TENS vs. EMS

author : AMSSM
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A discussion about Transcutaneous electrical nerve stimulation vs. Electromyostimulation (muscle stimulation)

Member Question:


I have a couple of questions about TENS or EMS units. (home use devices)


First off what is the difference between the two? From what I have read is that one is used for pain management, the other for muscle stimulation but they both seem to function the same by applying an electric pulse through electrodes attached to the skin surface.

Can one of these units be used for muscle therapy to treat tight muscles or increase blood circulation to a specific muscle area?
 
Answer from Robert C. Oh, MD, MPH, CAQSM
Member AMSSM

TENS stands for Transcutaneous electrical nerve stimulation while EMS stands for Electromyostimulation. Both of these units use electrical currents to stimulate either nerves (TENS) or muscle (EMS), respectively. TENS units, if turned up high enough, can stimulate the nerves to contract the muscles, but technically this is not the point of TENS. TENS, through nerve stimulation, is intended to modulate pain and help with chronic pain. Most commonly, TENS units is utilized in chronic low back pain, and right now most of the research is equivocal, and its effect debatable. (1) In all essence, these units are relatively affordable and if people get a benefit for pain, it’s reasonable to give it a try in conjunction with exercise therapy and in partnership with your physician.

EMS is technically used to stimulate a muscle to grow. It has been used in rehabilitation, especially in injuries where muscles need additional stimulation beyond normal therapy. EMS generally targets specific muscle groups and stimulates them to fire and contract. Interestingly, there are recent studies that suggest that EMS could potentially improve athletic performance. (2,3) However, this is still experimental and I would not recommend this concept for the typical amateur tri-athlete. Plus, EMS units are typically more expensive than a TENS unit.


Now let’s get back to your specific question. Likely, both of TENS and EMS can “increase blood circulation”, but if you really want to treat “tight muscles,” or help your recovery, the tried and true way is appropriate rest (which includes adequate sleep for muscle recovery). Also take a look at your training cycle to ensure you are not overdoing it. Also, if you have tight or sore muscles, dynamic warm ups can increase blood flow naturally and without the fancy gadgets.   Finally if you want to speed up recovery after a tough work out, try cold water immersion (cold water baths).   (4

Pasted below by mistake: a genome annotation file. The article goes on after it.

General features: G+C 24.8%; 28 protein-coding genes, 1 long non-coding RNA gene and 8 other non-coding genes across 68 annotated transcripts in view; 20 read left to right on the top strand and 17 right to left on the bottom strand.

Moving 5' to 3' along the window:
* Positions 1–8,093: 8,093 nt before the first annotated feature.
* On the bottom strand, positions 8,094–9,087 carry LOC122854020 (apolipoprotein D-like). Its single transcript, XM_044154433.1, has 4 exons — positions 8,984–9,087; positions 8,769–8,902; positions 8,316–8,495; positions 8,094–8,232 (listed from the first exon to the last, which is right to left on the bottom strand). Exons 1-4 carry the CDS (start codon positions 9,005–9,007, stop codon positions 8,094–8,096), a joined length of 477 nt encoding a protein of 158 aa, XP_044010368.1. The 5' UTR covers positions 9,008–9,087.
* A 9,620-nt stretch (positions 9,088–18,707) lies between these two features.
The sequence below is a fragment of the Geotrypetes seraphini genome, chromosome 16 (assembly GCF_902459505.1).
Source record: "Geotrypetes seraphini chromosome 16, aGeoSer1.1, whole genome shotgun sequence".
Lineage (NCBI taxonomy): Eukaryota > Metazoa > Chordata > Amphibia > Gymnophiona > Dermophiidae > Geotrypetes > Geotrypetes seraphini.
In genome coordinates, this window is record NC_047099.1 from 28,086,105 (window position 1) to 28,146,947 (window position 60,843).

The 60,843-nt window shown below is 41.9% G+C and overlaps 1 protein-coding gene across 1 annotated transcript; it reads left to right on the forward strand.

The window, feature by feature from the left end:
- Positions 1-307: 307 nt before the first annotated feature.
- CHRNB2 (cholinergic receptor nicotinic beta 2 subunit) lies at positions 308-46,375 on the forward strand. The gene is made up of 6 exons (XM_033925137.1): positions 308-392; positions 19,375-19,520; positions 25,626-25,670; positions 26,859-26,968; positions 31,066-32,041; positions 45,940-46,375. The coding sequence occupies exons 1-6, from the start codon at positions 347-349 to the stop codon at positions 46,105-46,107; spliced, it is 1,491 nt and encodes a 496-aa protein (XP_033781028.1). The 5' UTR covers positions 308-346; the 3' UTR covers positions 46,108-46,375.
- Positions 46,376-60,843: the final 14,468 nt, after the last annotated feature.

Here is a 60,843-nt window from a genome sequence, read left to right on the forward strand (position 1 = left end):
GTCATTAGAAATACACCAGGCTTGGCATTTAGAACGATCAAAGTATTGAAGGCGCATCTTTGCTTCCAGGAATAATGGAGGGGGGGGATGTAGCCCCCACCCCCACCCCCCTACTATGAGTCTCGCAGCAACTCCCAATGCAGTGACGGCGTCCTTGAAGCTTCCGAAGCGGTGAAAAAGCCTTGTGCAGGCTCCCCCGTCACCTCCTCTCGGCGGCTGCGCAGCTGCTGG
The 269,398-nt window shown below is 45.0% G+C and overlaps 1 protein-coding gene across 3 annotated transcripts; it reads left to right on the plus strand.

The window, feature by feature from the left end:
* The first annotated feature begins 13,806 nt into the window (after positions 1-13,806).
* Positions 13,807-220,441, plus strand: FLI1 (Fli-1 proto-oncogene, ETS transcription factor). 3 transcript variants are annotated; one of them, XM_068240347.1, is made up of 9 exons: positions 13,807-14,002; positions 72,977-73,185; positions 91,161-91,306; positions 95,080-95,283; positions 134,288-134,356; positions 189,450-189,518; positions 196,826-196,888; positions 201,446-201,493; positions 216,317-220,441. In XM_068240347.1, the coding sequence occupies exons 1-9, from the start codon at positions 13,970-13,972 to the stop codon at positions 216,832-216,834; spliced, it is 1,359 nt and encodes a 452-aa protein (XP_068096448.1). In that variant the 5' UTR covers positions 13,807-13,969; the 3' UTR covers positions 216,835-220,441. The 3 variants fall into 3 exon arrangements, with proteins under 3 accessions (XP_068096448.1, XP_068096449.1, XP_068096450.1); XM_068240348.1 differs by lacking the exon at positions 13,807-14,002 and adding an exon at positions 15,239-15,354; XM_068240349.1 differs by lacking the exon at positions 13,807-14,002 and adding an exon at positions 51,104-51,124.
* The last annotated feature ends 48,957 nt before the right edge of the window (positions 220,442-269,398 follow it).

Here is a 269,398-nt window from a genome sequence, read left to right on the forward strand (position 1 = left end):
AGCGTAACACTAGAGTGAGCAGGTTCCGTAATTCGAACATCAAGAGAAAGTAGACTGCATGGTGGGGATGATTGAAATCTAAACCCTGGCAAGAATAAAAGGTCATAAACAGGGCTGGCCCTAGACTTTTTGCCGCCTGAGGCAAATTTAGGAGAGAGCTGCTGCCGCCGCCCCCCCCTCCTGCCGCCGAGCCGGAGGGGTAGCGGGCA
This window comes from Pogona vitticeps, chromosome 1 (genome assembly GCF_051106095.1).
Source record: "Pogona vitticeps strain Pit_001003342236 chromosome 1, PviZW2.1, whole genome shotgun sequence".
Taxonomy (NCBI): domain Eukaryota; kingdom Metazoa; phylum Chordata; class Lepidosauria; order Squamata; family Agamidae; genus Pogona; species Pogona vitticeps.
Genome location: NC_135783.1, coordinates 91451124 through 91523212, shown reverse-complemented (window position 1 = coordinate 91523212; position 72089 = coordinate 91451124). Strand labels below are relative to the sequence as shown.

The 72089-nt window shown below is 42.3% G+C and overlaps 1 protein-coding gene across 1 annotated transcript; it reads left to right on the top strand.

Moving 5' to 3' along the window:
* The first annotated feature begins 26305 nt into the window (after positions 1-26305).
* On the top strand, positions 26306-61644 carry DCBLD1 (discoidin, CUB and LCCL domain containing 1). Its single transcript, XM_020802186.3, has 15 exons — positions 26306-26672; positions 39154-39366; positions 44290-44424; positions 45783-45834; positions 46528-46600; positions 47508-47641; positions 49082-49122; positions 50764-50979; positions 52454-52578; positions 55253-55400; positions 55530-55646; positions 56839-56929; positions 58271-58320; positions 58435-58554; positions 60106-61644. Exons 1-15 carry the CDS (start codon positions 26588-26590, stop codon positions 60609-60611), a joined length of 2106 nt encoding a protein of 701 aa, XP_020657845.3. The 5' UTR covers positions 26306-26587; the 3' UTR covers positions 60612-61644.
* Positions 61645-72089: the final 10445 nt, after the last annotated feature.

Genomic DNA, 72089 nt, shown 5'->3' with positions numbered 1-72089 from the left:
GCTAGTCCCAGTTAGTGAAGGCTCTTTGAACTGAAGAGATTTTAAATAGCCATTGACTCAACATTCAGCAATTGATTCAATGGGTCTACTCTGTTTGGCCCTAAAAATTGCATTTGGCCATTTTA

References
1.        Khadilkar A, Odebiyi DO, Brosseau L, Wells GA. Transcutaneous electrical nerve stimulation (TENS) versus placebo for chronic low-back pain. Brosseau L, ed. Cochrane Database Syst Rev. 2008;(4):CD003008. doi:10.1002/14651858.CD003008.pub3.
2.        Filipovic A, Kleinöder H, Dörmann U, Mester J. Electromyostimulation—A Systematic Review of the Effects of Different Electromyostimulation Methods on Selected Strength Parameters in Trained and Elite Athletes. J Strength Cond Res. 2012;26(9):2600-2614. doi:10.1519/JSC.0b013e31823f2cd1.
3.        Silinskas V, Grunovas A, Stanislovaitiene J, Buliuolis A, Trinkunas E, Poderys J. Effect Of Electrical Myostimulation On The Function Of Lower Leg Muscles. J Strength Cond Res. 2016:1. doi:10.1519/JSC.0000000000001594.
4.        Versey NG, Halson SL, Dawson BT. Water Immersion Recovery for Athletes: Effect on Exercise Performance and Practical Recommendations. Sport Med. 2013;43(11):1101-1130. doi:10.1007/s40279-013-0063-8.
 

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date: March 31, 2017

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The American Medical Society for Sports Medicine (AMSSM) was formed in 1991 to fill a void that has existed in sports medicine from its earliest beginnings. The founders most recognized and expert sports medicine specialists realized that while there are several physician organizations which support sports medicine, there has not been a forum specific for primary care non-surgical sports medicine physicians.

FIND A SPORTS MEDICINE DOCTOR

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